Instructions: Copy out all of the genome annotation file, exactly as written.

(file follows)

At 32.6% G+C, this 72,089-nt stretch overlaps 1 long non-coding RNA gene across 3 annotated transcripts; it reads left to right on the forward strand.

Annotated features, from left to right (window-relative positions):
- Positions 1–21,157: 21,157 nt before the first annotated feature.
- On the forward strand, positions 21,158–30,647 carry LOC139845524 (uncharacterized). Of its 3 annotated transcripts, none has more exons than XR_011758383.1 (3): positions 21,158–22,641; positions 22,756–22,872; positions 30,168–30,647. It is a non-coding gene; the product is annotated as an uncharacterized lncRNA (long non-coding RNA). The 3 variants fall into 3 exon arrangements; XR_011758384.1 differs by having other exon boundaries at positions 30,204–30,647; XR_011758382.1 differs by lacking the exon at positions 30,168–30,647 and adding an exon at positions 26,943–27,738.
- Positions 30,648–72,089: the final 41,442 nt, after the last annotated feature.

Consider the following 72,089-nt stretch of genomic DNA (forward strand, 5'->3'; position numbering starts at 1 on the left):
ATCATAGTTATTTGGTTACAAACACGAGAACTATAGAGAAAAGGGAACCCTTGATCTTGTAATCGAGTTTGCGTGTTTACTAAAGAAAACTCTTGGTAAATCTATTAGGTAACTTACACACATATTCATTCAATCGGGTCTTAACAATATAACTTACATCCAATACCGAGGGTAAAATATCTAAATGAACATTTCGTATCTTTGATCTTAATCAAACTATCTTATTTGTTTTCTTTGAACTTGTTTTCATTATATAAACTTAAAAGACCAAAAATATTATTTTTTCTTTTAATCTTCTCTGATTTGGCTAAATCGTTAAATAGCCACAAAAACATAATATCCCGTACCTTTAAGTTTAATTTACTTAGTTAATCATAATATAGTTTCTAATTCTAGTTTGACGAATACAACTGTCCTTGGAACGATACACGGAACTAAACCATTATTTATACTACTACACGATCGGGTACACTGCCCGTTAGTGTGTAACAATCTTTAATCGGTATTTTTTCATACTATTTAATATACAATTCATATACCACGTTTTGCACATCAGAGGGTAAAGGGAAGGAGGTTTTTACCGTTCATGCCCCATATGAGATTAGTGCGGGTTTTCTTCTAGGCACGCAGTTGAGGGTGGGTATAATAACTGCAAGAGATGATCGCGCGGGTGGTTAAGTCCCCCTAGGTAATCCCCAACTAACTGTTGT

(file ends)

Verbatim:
At 32.6% G+C, this 72,089-nt stretch overlaps 1 long non-coding RNA gene across 3 annotated transcripts; it reads left to right on the forward strand.

Annotated features, from left to right (window-relative positions):
- Positions 1–21,157: 21,157 nt before the first annotated feature.
- On the forward strand, positions 21,158–30,647 carry LOC139845524 (uncharacterized). Of its 3 annotated transcripts, none has more exons than XR_011758383.1 (3): positions 21,158–22,641; positions 22,756–22,872; positions 30,168–30,647. It is a non-coding gene; the product is annotated as an uncharacterized lncRNA (long non-coding RNA). The 3 variants fall into 3 exon arrangements; XR_011758384.1 differs by having other exon boundaries at positions 30,204–30,647; XR_011758382.1 differs by lacking the exon at positions 30,168–30,647 and adding an exon at positions 26,943–27,738.
- Positions 30,648–72,089: the final 41,442 nt, after the last annotated feature.

Consider the following 72,089-nt stretch of genomic DNA (forward strand, 5'->3'; position numbering starts at 1 on the left):
ATCATAGTTATTTGGTTACAAACACGAGAACTATAGAGAAAAGGGAACCCTTGATCTTGTAATCGAGTTTGCGTGTTTACTAAAGAAAACTCTTGGTAAATCTATTAGGTAACTTACACACATATTCATTCAATCGGGTCTTAACAATATAACTTACATCCAATACCGAGGGTAAAATATCTAAATGAACATTTCGTATCTTTGATCTTAATCAAACTATCTTATTTGTTTTCTTTGAACTTGTTTTCATTATATAAACTTAAAAGACCAAAAATATTATTTTTTCTTTTAATCTTCTCTGATTTGGCTAAATCGTTAAATAGCCACAAAAACATAATATCCCGTACCTTTAAGTTTAATTTACTTAGTTAATCATAATATAGTTTCTAATTCTAGTTTGACGAATACAACTGTCCTTGGAACGATACACGGAACTAAACCATTATTTATACTACTACACGATCGGGTACACTGCCCGTTAGTGTGTAACAATCTTTAATCGGTATTTTTTCATACTATTTAATATACAATTCATATACCACGTTTTGCACATCAGAGGGTAAAGGGAAGGAGGTTTTTACCGTTCATGCCCCATATGAGATTAGTGCGGGTTTTCTTCTAGGCACGCAGTTGAGGGTGGGTATAATAACTGCAAGAGATGATCGCGCGGGTGGTTAAGTCCCCCTAGGTAATCCCCAACTAACTGTTGT